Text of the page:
« ПредишнаНапред »
Cas. I know not what may fall; I like it not.
You shall not in your funeral speech blame us,
Ant. Be it so ;
[Exeunt all but ANTONT.
Enter a SERVANT.
Serv. I do, Mark Antony.
Serv. He did receive his letters, and is coming :
[Seeing the Body.
Serv. He lies to-night within seven leagues of Rome.
Ant. Post back with speed, and tell him what hath chanced : Here is a mourning Rome, a dangerous Rome, No Rome of safety for Octavius yet; Hie hence, and tell him so. Yet, stay a while ; Thou shalt not back, till I have borne this corpse Into the market-place : there shall I try, In my oration, how the people take The cruel issue of these bloody men ; According to the which, thou shalt discourse To young Octavius of the state of things. Lend me your hand.
[Exeunt with CÆSAR’s body.
SCENE II.-The same. The Forum.
Enter Brutus and Cassius, and a throng of CITIZENS.
370. Cit. We will be satisfied ; let us be satisfied.
Bru. Then follow me, and give me audience, friends.-
1 Cit. I will hear Brutus speak.
2 Cit. I will hear Cassius ; and compare their reasons, When severally we hear them rendered.
[Exit CASSIUS with some of the CITIZENS.
BRUTUS goes into the Rostrum. 3 Cit. The noble Brutus is ascended : Silence! 375. Bru. Be patient till the last.
Romans, countrymen, and lovers! hear me for my cause ; and be silent, that you may hear: believe me for mine honour ; and have respect to mine honour, that you may believe : censure me in your wisdom ; and awake your senses, that you may the better judge. If there be any in this assembly, any dear friend of Cæsar's, to him I say, that Brutus' love to Cæsar was no less than his. If, then, that friend demand, why Brutus rose against Cæsar, this is my answer ;-Not that I loved Cæsar less, but that I loved Rome more. Had you rather Cæsar were living, and die all slaves, than that Cæsar were dead, to live all freemen? As Cæsar loved me, I weep for him ; as he was fortunate, I rejoice at it ; as he was valiant, I honour him: but, as he was ambitious, I slew him. There is tears, for his love; joy, for his fortune; honour, for his valour; and death, for his ambition. Who is here so base, that would be a bondman? If any, speak; for him have I offended. Who is here so rude, that would not be a Roman? If any, speak; for him have I offended. Who
is here so vile, that will not love his country? If any, speak;
[Several speaking at once. Bru. Then none have I offended. I have done no more to Cæsar, than you shall do to Brutus. The question of his death is enrolled in the Capitol : his glory not extenuated, wherein he was worthy ; nor his offences enforced, for which he suffered death.
Enter Antony and others, with CÆSAR’s Body. Here comes his body, mourned by Mark Antony: who, though he had no hand in his death, shall receive the benefit of his dying, a place in the commonwealth ; as which of you shall not? With this I depart; That, as I slew my best lover for the good of Rome, I have the same dagger for myself, when it shall please my country to need my death.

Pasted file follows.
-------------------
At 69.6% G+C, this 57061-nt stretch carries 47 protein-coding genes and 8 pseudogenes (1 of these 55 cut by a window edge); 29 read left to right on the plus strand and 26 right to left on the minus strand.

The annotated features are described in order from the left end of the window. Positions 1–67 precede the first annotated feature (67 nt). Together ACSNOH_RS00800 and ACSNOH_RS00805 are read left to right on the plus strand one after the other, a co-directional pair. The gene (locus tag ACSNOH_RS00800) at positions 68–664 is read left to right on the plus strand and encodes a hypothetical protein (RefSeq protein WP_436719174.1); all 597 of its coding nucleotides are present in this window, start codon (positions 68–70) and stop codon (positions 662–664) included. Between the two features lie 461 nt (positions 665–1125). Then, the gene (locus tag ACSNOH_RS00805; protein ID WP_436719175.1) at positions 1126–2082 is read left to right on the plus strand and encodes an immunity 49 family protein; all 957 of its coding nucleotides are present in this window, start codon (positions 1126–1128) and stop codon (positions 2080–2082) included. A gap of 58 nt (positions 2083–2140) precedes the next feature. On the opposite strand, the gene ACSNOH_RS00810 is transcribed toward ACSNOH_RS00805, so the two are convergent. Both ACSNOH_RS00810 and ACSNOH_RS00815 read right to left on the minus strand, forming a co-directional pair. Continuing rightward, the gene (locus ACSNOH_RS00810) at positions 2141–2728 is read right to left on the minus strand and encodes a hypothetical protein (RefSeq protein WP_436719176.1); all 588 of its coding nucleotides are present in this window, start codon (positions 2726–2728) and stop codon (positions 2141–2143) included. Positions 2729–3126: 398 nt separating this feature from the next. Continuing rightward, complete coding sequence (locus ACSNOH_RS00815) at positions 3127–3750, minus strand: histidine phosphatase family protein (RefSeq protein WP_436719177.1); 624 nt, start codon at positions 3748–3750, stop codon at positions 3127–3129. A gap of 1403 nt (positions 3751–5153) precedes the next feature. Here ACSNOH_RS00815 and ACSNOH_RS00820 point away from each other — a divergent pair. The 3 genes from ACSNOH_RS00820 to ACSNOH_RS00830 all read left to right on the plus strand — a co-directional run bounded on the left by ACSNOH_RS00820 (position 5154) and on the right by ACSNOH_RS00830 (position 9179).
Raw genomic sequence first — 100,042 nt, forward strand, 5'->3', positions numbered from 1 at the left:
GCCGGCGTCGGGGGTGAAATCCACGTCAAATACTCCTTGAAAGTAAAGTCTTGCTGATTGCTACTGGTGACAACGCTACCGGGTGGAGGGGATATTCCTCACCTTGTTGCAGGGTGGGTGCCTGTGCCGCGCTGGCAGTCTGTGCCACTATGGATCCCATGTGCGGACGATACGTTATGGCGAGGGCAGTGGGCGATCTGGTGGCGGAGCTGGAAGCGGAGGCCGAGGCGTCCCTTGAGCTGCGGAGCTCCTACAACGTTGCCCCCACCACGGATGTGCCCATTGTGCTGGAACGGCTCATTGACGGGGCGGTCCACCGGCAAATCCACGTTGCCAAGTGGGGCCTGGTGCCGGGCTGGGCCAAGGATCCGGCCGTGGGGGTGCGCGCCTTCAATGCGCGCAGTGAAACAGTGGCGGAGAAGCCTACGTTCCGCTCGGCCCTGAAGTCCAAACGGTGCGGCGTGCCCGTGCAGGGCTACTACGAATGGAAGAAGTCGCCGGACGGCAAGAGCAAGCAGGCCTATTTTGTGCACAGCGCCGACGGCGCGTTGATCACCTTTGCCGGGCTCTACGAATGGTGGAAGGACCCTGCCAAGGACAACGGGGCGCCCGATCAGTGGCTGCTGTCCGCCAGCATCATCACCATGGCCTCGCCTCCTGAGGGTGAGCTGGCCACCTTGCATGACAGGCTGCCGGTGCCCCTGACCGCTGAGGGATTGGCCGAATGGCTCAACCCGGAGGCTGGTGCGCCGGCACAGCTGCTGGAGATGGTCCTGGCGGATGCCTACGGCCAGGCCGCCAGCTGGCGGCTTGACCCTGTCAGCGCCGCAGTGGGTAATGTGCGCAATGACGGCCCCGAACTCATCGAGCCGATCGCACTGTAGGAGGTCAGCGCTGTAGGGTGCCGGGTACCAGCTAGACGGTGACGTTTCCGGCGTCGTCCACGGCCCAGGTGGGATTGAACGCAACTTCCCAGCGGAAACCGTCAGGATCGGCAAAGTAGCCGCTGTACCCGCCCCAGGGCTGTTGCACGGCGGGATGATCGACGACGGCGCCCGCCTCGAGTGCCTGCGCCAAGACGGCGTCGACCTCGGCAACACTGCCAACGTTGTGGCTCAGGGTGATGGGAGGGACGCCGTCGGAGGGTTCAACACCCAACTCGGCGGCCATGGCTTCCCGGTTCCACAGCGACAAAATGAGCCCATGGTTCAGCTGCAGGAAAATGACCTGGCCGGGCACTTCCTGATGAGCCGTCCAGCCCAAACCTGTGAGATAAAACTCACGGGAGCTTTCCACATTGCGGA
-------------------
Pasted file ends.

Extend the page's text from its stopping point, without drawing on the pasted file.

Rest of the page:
Cit. Live, Brutus, live! live!
1 Cit. Bring him with triumph home unto his house. 380. 2 Cit. Give him a statue with his ancestors.
3'Cit. Let him be Cæsar.
4 Cit. Cæsar's better parts Shall now be crowned in Brutus.
1 Cit. We'll bring him to his house with shouts and clamours.
Bru. My countrymen,385. 2 Cit. Peace; silence! Brutus speaks.
1 Cit. Peace, ho!
Bru. Good countrymen, let me depart alone,
[Exit. 1 Cit. Stay, ho! and let us hear Mark Antony.
3 Cit. Let him go up into the public chair; We'll hear him :-Noble Antony, go up. 390. Ant. For Brutus' sake, I am beholden to you.
4. Cit. What does he say of Brutus ?
3 Cit. He says, for Brutus' sake, He finds himself beholden to us all.
4 Cit. 'Twere best he speak no harm of Brutus here.
1 Cit. This Cæsar was a tyrant.
2 Cit. Peace; let us hear what Antony can say.
I come to bury Cæsar, not to praise him.
And I must pause till it come back to me.
2 Cit. If thou consider rightly of the matter,
3 Cit. Has he not, masters ?
4 Cit. Marked ye his words ? He would not take the crown; Therefore, 'tis certain he was not ambitious.
1 Cit. If it be found so, some will dear abide it.
3 Cit. There's not a nobler man in Rome than Antony.
Ant. But yesterday, the word of Cæsar might
O masters! if I were disposed to stir
4 Cit. We'll hear the will: Read it, Mark Antony. 410. Cit. The will, the will: we will hear Cæsar's will.
Ant. Have patience, gentle friends, I must not read it ;
4 Cit. Read the will; we will hear it, Antony; you shall read us the will; Cæsar's will.
Ant. Will you be patient ? Will you stay a while ?
4 Cit. They were traitors : Honourable men! 415. Cit. The will! the testament!
2 Cit. They were villains, murderers : The will, read the will!
Ant. You will compel me, then, to read the will ?
Cit. Come down.
[He comes down from the pulpit. 420. 3 Cit. You shall have leave.
4 Cit. A ring ; stand round.
Ant. Nay, press not so upon me; stand far off. 4:25. Cit. Staná back! room! bear back!
Ant. If you have tears, prepare to shed them now,